November 8, 2011

Salad Series {post #1} Wheat Berry Salad and the Elusive Vinaigrette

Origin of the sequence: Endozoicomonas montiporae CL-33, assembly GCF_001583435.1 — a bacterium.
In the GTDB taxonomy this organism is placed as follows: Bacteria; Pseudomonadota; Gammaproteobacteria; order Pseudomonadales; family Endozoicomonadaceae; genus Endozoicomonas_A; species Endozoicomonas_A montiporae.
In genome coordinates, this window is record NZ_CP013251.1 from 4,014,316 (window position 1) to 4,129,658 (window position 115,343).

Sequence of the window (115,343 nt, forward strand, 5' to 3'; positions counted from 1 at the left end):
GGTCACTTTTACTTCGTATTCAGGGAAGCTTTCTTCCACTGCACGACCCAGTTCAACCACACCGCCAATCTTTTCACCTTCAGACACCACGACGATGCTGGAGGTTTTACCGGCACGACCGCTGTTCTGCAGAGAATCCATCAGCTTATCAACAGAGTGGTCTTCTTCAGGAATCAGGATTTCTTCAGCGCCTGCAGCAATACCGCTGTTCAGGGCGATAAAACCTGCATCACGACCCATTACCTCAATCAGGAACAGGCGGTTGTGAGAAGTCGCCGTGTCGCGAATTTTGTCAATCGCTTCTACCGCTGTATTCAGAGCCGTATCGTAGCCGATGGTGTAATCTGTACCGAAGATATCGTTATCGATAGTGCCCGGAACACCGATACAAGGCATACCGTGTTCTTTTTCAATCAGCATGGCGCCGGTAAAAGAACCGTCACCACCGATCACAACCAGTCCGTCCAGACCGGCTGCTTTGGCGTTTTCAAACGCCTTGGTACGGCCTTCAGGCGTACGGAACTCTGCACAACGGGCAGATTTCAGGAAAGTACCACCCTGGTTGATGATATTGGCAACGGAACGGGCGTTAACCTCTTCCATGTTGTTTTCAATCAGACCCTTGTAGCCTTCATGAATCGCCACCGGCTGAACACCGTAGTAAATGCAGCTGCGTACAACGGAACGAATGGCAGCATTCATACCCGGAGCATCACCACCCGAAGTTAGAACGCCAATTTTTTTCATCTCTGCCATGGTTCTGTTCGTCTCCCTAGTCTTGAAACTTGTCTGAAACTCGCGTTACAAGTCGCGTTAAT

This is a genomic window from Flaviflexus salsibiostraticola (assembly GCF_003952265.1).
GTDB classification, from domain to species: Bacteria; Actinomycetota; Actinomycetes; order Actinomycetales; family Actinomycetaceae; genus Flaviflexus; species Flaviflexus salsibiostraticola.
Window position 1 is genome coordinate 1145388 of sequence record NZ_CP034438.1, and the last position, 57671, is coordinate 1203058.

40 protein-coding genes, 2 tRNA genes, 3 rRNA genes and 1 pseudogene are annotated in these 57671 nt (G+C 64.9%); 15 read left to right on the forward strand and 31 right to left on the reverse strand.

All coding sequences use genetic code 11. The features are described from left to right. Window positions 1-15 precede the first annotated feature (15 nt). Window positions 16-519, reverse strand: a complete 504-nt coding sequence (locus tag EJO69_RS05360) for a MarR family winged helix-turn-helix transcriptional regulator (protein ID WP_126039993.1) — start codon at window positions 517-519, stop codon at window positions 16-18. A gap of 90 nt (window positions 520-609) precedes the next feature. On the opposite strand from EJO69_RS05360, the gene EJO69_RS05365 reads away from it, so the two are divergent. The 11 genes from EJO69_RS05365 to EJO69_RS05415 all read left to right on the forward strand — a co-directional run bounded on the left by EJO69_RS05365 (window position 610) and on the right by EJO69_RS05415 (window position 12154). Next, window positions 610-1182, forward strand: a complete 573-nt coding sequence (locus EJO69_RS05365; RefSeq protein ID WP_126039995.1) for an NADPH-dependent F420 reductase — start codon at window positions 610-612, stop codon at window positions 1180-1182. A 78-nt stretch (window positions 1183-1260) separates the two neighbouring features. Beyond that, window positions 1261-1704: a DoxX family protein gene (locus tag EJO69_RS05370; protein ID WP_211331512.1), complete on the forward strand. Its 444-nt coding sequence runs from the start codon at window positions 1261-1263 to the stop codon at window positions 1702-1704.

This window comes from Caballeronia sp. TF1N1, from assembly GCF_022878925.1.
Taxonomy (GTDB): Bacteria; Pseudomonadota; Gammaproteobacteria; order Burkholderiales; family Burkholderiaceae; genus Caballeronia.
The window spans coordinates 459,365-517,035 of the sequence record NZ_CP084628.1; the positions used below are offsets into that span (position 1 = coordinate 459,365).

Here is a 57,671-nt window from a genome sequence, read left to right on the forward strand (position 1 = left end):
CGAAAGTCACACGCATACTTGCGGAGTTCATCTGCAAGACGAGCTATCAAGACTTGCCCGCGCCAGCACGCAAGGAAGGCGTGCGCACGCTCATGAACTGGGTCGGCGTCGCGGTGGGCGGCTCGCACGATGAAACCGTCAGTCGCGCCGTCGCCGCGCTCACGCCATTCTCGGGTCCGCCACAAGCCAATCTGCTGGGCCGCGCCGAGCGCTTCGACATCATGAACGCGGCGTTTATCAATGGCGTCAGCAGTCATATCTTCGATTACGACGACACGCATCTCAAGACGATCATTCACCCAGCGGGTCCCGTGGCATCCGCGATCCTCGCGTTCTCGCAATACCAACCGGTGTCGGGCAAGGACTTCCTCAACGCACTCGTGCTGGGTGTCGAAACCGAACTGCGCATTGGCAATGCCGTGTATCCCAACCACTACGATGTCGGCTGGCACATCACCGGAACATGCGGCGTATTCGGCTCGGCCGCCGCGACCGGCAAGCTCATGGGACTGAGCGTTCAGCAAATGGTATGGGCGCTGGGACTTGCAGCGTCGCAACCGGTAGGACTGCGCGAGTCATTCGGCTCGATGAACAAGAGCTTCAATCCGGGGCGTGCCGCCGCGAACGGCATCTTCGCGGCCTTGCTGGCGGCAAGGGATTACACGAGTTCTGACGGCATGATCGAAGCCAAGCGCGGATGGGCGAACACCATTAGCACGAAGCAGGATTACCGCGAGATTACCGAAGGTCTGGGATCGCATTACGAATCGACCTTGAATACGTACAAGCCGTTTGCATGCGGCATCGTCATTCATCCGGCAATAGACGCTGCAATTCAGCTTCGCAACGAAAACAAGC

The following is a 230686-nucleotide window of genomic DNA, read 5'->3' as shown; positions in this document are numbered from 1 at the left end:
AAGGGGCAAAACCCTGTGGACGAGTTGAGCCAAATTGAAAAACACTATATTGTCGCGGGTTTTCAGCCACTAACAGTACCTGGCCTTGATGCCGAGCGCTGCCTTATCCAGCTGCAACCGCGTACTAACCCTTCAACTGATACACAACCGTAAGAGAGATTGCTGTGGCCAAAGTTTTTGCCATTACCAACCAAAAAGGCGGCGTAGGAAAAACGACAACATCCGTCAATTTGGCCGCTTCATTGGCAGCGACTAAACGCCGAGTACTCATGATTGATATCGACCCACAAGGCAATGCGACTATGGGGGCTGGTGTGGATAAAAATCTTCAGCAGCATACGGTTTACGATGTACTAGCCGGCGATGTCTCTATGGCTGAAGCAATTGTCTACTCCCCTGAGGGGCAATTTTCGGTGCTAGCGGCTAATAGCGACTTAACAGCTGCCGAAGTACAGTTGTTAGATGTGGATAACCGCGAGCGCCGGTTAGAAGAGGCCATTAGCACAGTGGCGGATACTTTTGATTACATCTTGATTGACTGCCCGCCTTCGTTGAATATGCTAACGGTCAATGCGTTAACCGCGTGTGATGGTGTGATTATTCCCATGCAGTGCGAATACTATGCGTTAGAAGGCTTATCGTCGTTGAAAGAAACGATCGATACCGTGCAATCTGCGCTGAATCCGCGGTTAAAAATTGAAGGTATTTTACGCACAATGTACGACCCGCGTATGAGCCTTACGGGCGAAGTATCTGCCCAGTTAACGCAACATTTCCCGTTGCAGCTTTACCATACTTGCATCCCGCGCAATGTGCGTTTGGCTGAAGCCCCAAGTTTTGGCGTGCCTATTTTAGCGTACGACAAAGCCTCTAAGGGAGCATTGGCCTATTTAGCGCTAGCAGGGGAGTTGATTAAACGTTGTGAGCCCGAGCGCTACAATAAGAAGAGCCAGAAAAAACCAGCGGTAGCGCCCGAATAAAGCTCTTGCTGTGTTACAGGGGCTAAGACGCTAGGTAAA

We eat a salad of some sort just about every day at our house. I’ve been told it’s a particular strength of mine to compose a salad, I just think we excel in things we love to eat. Funny though, back in culinary school I struggled most with making a vinaigrette – it just seemed impossible to balance just enough acid with the oil. Drop by drop we would add the oil into the bowl while the other would vigorously whisk in fear of breaking the emulsion. We would all stand around the bowl with our plastic spoons tasting and re-tasting this terribly flat or lip puckering concoction – “maybe a little more oil” – “no, maybe a bit more acid” – “maybe it needs more salt” – “I just don’t know!” It’s so funny to think about it now. One day it just clicked. I remember the moment I finally started to understand the vinaigrette. I was working my internship in Los Angeles, at Ciudad (owned and operated by Mary Sue Milliken and Susan Feniger AKA The Two Hot Tamales). Before service each day, Susan would grab a handful of spoons and walk through the line and taste everything that we were about to send out to the guests, I mean everything! At that point I was just moved up from prep to working the salad/hot appetizer station. Prep cooks work behind the scenes, usually off the line. They peel potatoes, chop onions, slice mushrooms – pretty much anything and everything that makes the chefs and line cooks life easier. The dishwashers and prep cooks are the true backbone of any restaurant, they make us all look better.  In the beginning Susan would comment to me that my salads needed more vinegar/acid (or salt!), even after painstakingly making the dressings. This made me really stop and think about what I was trying to achieve, and in turn brought me back to culinary school and the vinaigrette recipe standard of 3 parts oil to 1 part acid . If you can keep this formula in the back of your mind you are well on your way to making great vinaigrettes. Vinegars and citrus such as lemons have different levels of tartness, so depending on what your acid of choice is, you may have to slightly adjust the amount oil. For me it’s more like a 2:1 ratio, I like a little extra punch, but everyone’s tastes are different. It’s not a science, it’s a subtle balance – you want your tongue to tingle ever so slightly. The acid will hit you in the back sides of your tongue, just enough to make your mouth water a bit. Pay attention, close your eyes and taste – you’ll know when you have the right balance when you say to yourself “damn, that’s really good”.